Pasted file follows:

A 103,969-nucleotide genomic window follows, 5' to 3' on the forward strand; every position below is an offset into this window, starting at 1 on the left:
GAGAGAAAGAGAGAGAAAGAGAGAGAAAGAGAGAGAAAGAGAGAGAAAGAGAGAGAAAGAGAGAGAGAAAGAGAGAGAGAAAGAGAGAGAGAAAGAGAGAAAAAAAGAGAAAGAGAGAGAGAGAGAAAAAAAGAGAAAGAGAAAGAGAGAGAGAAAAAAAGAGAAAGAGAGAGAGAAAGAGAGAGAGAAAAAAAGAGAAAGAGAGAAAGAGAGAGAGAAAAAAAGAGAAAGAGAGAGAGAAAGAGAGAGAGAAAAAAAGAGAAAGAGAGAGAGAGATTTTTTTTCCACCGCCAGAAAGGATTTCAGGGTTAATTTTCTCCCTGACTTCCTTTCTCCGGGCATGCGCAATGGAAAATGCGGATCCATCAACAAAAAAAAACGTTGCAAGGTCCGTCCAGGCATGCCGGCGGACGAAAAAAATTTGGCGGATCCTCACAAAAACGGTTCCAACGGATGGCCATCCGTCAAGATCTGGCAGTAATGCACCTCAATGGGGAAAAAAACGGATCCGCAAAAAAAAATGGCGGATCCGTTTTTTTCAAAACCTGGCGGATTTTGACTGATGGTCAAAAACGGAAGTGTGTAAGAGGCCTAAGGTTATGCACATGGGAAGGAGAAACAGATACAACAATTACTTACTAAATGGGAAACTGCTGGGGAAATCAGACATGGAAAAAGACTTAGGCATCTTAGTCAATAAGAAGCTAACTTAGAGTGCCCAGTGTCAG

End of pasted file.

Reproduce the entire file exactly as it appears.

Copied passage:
A 103,969-nucleotide genomic window follows, 5' to 3' on the forward strand; every position below is an offset into this window, starting at 1 on the left:
GAGAGAAAGAGAGAGAAAGAGAGAGAAAGAGAGAGAAAGAGAGAGAAAGAGAGAGAAAGAGAGAGAGAAAGAGAGAGAGAAAGAGAGAGAGAAAGAGAGAAAAAAAGAGAAAGAGAGAGAGAGAGAAAAAAAGAGAAAGAGAAAGAGAGAGAGAAAAAAAGAGAAAGAGAGAGAGAAAGAGAGAGAGAAAAAAAGAGAAAGAGAGAAAGAGAGAGAGAAAAAAAGAGAAAGAGAGAGAGAAAGAGAGAGAGAAAAAAAGAGAAAGAGAGAGAGAGATTTTTTTTCCACCGCCAGAAAGGATTTCAGGGTTAATTTTCTCCCTGACTTCCTTTCTCCGGGCATGCGCAATGGAAAATGCGGATCCATCAACAAAAAAAAACGTTGCAAGGTCCGTCCAGGCATGCCGGCGGACGAAAAAAATTTGGCGGATCCTCACAAAAACGGTTCCAACGGATGGCCATCCGTCAAGATCTGGCAGTAATGCACCTCAATGGGGAAAAAAACGGATCCGCAAAAAAAAATGGCGGATCCGTTTTTTTCAAAACCTGGCGGATTTTGACTGATGGTCAAAAACGGAAGTGTGTAAGAGGCCTAAGGTTATGCACATGGGAAGGAGAAACAGATACAACAATTACTTACTAAATGGGAAACTGCTGGGGAAATCAGACATGGAAAAAGACTTAGGCATCTTAGTCAATAAGAAGCTAACTTAGAGTGCCCAGTGTCAG